This weekend, some of the world’s most eminent economists, ethicists, and philosophers gathered in Huntsman Hall to discuss and challenge their research and worldviews.
For the first time, Wharton hosted the third biennial Normative Ethics and Welfare Economics Conference, which brought together 26 academics from universities like Penn, Oxford, Harvard, Rutgers, and the University of Zurich.
Over the course of two days, participants presented original research on broad topics like happiness and social welfare as well as climate change. For each topic, two academics from different disciplines presented their work and a discussant fostered a larger discussion on the topic.
Benjamin Lockwood, a conference co-organizer and a Wharton professor, said the event emphasized an interdisciplinary approach to larger issues of policy.
“We’re kind of bringing together philosophers and economists and other people who are interested in this intersection between ethics and economics” Lockwood said.
Lockwood added that the organizers sought out scholars who were not only doing important work in their fields, but who also would be interested in engaging in a collaborative dialogue about their research.
The conference was co-sponsored by the Penn University Research Foundation, the University of Massachusetts at Amherst Department of Economics, the Wharton Department of Business Economics and Public Policy, and other organizations at Penn.
Joel Sobel, an economist at the University of California at San Diego who was attending the conference for the first time, said he found that the conference forced him out of his academic comfort zone in a beneficial way.
“Academic research tends to be quite specialized,” Sobel noted. “You forget how to talk to people who aren’t exactly like you and there might be a chance that the people who aren’t exactly like you are doing things that are useful and interesting to you and can help you move forward.”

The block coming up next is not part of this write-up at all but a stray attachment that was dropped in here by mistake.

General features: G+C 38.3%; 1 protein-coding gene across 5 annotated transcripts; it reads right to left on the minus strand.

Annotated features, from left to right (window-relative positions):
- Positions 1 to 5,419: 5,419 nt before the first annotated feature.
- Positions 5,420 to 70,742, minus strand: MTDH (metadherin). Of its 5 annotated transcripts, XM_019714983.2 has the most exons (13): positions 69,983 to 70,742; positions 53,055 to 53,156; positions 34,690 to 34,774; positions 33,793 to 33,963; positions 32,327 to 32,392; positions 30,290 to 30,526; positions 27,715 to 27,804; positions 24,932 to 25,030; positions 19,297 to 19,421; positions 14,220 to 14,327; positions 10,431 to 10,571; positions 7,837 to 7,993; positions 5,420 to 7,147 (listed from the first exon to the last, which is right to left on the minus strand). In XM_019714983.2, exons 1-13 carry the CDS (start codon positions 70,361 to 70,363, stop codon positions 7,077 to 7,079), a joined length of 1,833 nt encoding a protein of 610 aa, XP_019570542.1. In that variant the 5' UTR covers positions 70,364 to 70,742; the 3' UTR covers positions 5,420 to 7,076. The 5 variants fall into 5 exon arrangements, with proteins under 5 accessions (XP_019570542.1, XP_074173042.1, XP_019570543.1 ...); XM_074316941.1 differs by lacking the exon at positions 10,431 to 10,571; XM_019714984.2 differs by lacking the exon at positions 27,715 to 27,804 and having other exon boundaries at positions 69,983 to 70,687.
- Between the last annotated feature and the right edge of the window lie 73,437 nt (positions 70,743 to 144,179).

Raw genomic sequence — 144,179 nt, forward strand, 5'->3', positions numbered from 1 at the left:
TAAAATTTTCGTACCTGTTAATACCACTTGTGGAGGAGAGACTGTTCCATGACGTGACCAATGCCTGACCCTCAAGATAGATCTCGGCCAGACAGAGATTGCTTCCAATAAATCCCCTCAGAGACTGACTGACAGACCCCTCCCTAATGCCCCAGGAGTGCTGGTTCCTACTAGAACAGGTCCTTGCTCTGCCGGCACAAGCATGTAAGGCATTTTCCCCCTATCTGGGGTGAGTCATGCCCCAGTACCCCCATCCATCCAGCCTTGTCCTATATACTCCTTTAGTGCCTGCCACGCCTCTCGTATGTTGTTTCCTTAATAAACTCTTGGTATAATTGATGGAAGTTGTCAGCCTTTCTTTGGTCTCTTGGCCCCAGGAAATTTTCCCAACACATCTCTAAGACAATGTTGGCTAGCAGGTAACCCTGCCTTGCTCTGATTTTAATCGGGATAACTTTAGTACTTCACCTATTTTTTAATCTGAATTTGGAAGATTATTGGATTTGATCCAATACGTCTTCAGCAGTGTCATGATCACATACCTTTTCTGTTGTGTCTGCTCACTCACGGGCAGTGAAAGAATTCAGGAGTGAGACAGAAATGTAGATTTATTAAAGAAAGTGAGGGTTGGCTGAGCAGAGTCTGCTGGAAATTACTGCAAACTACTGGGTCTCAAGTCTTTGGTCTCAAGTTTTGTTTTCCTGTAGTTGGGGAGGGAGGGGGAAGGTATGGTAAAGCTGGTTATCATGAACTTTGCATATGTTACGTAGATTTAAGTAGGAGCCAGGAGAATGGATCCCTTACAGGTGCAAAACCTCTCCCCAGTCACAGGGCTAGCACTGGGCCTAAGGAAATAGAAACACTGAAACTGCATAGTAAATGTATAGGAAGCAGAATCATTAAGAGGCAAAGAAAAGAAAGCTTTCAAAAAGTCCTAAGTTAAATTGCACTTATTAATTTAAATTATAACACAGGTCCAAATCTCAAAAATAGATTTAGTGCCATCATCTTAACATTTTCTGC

Lockwood also emphasized the importance of being a sort of outsider in academic events.
“It’s useful to have conferences where you’re talking to people enough outside your own discipline that you almost feel like you have to translate what they’re saying or starting with different assumptions, which I think creates that feeling that you’re the odd one out,” Lockwood explained. “Viewing things from a slight remove is useful when thinking about whether your assumptions are the right ones.”
The conference also drew a wider audience from Penn. Felipe Mazin, a second-year PhD student in economics, attended the conference on Friday and Saturday. Mazin said he appreciated being forced to interpret the various topics within different frames of reference beyond economics.
Sobel also found the conference expansive.
“It is certainly useful to get an idea of what the other arguments are and I think that being exposed could help you do your own little piece of the job better,” he said.
The conference will take place once again in 2020 after what Lockwood saw as a successful weekend.
“I think it was really well-received, especially for having such disparate disciplines coming together, I think it was civil and warm and people got some useful conversations and came away wanting to do it again,” Lockwood said.